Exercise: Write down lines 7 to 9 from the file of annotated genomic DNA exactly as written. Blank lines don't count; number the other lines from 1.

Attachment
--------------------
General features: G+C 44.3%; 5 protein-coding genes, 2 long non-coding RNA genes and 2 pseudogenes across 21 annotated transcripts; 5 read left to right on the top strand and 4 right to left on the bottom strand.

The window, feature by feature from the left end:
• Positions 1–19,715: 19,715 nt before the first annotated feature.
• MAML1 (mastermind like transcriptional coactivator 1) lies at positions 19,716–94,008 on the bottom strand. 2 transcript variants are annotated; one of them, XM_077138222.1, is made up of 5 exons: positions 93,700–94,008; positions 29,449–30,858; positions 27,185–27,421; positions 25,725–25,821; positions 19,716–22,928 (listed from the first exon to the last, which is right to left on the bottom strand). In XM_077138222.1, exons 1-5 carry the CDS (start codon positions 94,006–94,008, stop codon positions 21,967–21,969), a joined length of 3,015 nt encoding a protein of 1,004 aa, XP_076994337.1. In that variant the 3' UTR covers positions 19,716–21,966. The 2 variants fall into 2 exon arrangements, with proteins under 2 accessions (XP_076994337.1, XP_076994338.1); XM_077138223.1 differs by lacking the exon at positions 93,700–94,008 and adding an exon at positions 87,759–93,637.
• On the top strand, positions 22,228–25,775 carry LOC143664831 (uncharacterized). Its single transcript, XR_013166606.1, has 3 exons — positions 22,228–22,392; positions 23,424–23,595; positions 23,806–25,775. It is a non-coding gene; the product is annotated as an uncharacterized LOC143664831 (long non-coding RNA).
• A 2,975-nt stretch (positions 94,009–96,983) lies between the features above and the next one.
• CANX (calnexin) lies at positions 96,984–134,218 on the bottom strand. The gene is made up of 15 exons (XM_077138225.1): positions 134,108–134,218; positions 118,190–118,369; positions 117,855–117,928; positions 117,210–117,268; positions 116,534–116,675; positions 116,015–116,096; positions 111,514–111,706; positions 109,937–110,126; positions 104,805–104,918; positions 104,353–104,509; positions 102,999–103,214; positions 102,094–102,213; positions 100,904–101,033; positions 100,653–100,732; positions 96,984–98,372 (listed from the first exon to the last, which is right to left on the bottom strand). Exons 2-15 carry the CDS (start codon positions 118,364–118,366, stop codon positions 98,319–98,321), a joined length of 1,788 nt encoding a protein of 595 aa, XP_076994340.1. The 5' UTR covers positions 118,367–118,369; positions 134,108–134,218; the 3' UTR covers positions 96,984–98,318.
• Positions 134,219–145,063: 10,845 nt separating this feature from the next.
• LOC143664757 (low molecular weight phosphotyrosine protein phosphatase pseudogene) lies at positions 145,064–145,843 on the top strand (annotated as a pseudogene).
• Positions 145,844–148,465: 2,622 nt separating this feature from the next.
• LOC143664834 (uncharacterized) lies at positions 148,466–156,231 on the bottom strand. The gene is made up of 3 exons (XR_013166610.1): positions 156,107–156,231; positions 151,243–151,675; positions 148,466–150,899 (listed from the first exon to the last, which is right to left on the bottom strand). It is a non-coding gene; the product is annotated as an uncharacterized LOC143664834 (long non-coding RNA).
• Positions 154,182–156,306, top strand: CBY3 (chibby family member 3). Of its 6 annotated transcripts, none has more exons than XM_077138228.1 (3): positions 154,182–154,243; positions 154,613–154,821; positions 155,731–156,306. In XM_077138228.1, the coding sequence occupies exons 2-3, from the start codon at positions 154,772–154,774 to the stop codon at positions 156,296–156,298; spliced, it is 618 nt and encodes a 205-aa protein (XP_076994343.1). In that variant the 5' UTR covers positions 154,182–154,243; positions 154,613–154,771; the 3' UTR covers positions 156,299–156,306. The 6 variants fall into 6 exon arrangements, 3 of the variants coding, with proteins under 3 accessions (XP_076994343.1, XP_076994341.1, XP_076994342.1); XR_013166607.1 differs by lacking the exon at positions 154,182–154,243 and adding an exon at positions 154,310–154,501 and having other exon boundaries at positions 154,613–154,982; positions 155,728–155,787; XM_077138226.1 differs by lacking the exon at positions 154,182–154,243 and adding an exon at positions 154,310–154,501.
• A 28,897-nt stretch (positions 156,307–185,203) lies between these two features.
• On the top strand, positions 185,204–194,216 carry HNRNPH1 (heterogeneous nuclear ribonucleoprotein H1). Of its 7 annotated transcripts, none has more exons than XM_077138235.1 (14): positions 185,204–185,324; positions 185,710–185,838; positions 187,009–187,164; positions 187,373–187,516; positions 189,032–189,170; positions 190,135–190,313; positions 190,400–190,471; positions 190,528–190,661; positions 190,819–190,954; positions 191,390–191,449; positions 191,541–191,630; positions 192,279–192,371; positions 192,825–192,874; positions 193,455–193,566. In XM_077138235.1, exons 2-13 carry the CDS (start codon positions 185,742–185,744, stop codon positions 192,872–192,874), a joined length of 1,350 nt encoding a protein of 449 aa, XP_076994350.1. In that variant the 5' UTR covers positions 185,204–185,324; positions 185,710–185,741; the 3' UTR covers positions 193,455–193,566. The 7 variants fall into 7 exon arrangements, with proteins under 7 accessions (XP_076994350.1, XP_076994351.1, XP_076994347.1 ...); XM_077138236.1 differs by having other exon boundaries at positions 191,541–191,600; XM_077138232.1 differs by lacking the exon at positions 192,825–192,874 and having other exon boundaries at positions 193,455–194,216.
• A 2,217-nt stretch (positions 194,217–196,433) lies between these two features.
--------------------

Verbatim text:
• CANX (calnexin) lies at positions 96,984–134,218 on the bottom strand. The gene is made up of 15 exons (XM_077138225.1): positions 134,108–134,218; positions 118,190–118,369; positions 117,855–117,928; positions 117,210–117,268; positions 116,534–116,675; positions 116,015–116,096; positions 111,514–111,706; positions 109,937–110,126; positions 104,805–104,918; positions 104,353–104,509; positions 102,999–103,214; positions 102,094–102,213; positions 100,904–101,033; positions 100,653–100,732; positions 96,984–98,372 (listed from the first exon to the last, which is right to left on the bottom strand). Exons 2-15 carry the CDS (start codon positions 118,364–118,366, stop codon positions 98,319–98,321), a joined length of 1,788 nt encoding a protein of 595 aa, XP_076994340.1. The 5' UTR covers positions 118,367–118,369; positions 134,108–134,218; the 3' UTR covers positions 96,984–98,318.
• Positions 134,219–145,063: 10,845 nt separating this feature from the next.
• LOC143664757 (low molecular weight phosphotyrosine protein phosphatase pseudogene) lies at positions 145,064–145,843 on the top strand (annotated as a pseudogene).